Langdon Hammer

Langdon Hammer's picture
Title: 
Niel Gray, Jr. Professor of English & Department Chair
Address: 
63 High St, New Haven, CT 06511-6642
Phone number: 
203-432-2236

Ph.D., English Language and Literature, Yale University
B.A., English Major, summa cum laude, Yale University

I study the cultural history of poetry, its long past and its future.  I am interested in how the poet’s life has been imagined and lived.  I’m concerned with literary biography and literary theory (enemies, in most people’s minds).  I am an archival scholar and a close reader.  I edit texts, and I read letters and diaries.  I look at the poem on the page (or screen) and listen to it in the ear (which involves acoustics, but also what Robert Frost called “the imagining ear”).   My subject is poetics, of all kinds.  I agree with Emily Dickinson: “If I feel physically as if the top of my head were taken off, I know that is poetry.”

My James Merrill: Life and Art, a critical biography, was published by Knopf in April 2015. My work on this book was supported by research fellowships from the Guggenheim Foundation (2003-04) and the Leon Levy Center for Biography at the Graduate Center of the City University of New York (2012-13), and by residential fellowships from the James Merrill House (2008) and the Bogliasco Foundation (2009).

While writing James Merrill, I edited two volumes for the Library of America—The Collected Poems of May Swenson (2013), the first collected edition of Swenson’s work, and Hart Crane: Complete Poetry and Selected Letters (2006).  My work on Crane began with Hart Crane and Allen Tate: Janus-Faced Modernism, published by Princeton University Press in 1993.  That book was reviewed in the TLS, made the topic of a review-essay in Modernism/modernity, and named a “Breakthrough Break in Modernism” by Lingua Franca.  In a sequel to it, using correspondence collected by Brom Weber, Crane’s first editor, I introduced, chose, and edited a collection of Crane’s letters called O My Land, My Friends: The Selected Letters of Hart Crane (Four Walls Eight Windows, 1997).   That book was reviewed in the Boston Globe, London Review of Books, Nation, and New York Review of Books.

My essays on modern and contemporary poets include:
Inside and Underneath Words [on Susan Howe] in New York Review of Books (2017)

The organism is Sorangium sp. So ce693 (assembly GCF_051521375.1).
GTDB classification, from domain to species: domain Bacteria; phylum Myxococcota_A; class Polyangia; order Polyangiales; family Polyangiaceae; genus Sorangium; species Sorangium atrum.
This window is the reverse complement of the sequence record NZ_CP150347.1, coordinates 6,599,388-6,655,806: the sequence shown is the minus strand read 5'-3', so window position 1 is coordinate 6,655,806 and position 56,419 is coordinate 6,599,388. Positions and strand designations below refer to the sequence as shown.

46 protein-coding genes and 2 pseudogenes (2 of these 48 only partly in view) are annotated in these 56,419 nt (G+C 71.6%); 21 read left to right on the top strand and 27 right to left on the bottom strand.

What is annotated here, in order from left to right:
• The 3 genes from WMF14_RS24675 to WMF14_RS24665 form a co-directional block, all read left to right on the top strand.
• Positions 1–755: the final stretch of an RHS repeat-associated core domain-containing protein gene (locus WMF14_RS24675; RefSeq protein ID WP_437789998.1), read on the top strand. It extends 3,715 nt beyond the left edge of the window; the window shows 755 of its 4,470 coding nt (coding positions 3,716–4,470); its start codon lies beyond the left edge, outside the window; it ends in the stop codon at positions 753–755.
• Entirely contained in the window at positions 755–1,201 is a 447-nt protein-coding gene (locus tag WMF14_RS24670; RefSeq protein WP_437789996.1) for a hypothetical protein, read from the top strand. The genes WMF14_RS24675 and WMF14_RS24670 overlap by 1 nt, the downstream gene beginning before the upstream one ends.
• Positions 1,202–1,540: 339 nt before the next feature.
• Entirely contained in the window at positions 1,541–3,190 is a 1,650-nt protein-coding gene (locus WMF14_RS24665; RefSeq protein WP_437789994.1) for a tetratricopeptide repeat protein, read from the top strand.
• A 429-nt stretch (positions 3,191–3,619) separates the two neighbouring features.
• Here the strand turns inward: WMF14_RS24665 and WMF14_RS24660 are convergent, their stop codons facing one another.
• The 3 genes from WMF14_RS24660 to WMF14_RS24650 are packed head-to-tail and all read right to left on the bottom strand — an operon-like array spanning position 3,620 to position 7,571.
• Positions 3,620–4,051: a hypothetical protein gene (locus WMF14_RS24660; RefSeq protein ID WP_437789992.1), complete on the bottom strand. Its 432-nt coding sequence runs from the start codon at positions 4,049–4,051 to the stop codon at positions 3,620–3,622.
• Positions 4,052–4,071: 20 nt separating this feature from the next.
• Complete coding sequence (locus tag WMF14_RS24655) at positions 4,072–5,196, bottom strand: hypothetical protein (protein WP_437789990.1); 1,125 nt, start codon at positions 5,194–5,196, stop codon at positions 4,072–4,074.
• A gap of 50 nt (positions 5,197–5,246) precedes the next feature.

Voice and Erasure in Srikanth Reddy’s Voyager in The Fate of Difficulty in the Poetry of Our Time (2017)
Stevens and Modernism in Wallace Stevens in Context (2017)
Plath at War in Eye Rhymes: Sylvia Plath’s Art of the Visual (2007)
Frank Bidart and the Tone of Contemporary Poetry, Southwest Review (2002)
Plath’s Lives, Representations (2001)
Thom Gunn: The Cool Queer Tales of Cupid, Raritan (2000)
Useless Concentration: Life and Work in Elizabeth Bishop’s Letters and Poems, American Literary History (1996)

My short poetry reviews include:
Notes from the Air: Selected Later Poems by John Ashbery, New York Times Book Review (2008)
Horse Latitudes and The End of the Poem: Oxford Lectures by Paul Muldoon, New York Times Book Review (2007)
A Short History of the Shadow by Charles Wright, Los Angeles Times Book Review (2002)
Electric Light by Seamus Heaney, New York Times Book Review (2001)
The Triumph of Love by Geoffrey Hill, New York Times Book Review (1999)

Since 2004, I’ve been the poetry editor of the American Scholar, where I have written short introductions to the poetry of Adam Fitzgerald, Ansel Elkins, Louise Glück, Peter Cole, J. D. McClatchy, Robin Robertson, Angie Estes, Spencer Reese, Kevin Young, Christian Wiman, John Koethe, Ellen Bryant Voigt, John Ashbery, Eavan Boland, Elizabeth Alexander, Maureen N. McClane, Gary Snyder, Rosanna Warren, Henri Cole, Kay Ryan, John Hollander, Carl Phillips, Heather McHugh, Rowan Ricardo Phillips, Andrew Motion, Michael Longley, Thylias Moss, Mary Jo Salter, David Barber, and Charles Simic, among others (https://theamericanscholar.org/).

I joined the Yale English Department faculty in 1987.  I was the department chair from 2005 through 2008.  I began a second term as department chair in 2014, and a third term in 2017.

My courses at Yale include Major English Poets, a seminar on The Life of the Author (for which I’ve taught undergraduate and graduate versions), and the lecture Poetry Since 1950.   My lectures on Modern Poetry were recorded and transcribed in 2007 as a pilot course in Yale’s Open Access Video Project http://open.yale.edu/courses/ and reviewed in the New York Times (2008) http://www.nytimes.com/2008/09/21/magazine/21youtube-t.html?pagewanted=all and Chronicle of Higher Education (2012) http://chronicle.com/article/Open-Educations-Wide-World-of/131672/.

Recent graduate courses at Yale have included seminars on the theory of the lyric and research workshops on modern poetry based in Yale’s Beinecke Library.  I’m especially proud of my role as an advisor to graduate students.  I’ve been the dissertation director for more than twenty-five PhD students.  In 2011, I won Yale’s Graduate Student Mentor Award in the Humanities.

I’ve also led numerous seminars on poetry for public school teachers in the Yale New Haven Teachers Institute and the Yale New Haven Teachers Institute National Initiative.  I’ve also taught summer seminars at Breadloaf Santa Fe.

I’m at work on several books right now.  With J. D. McClatchy and Stephen Yenser, I’m editing The Selected Letters of James Merrill for publication by Alfred A. Knopf.  For The Oxford History of Poetry in English, an eighteen-volume work, I am the coordinating editor for three volumes on American Poetry and the volume editor for American Poetry since 1939

And I’ve just begun work on a critical biography of Elizabeth Bishop for FSG.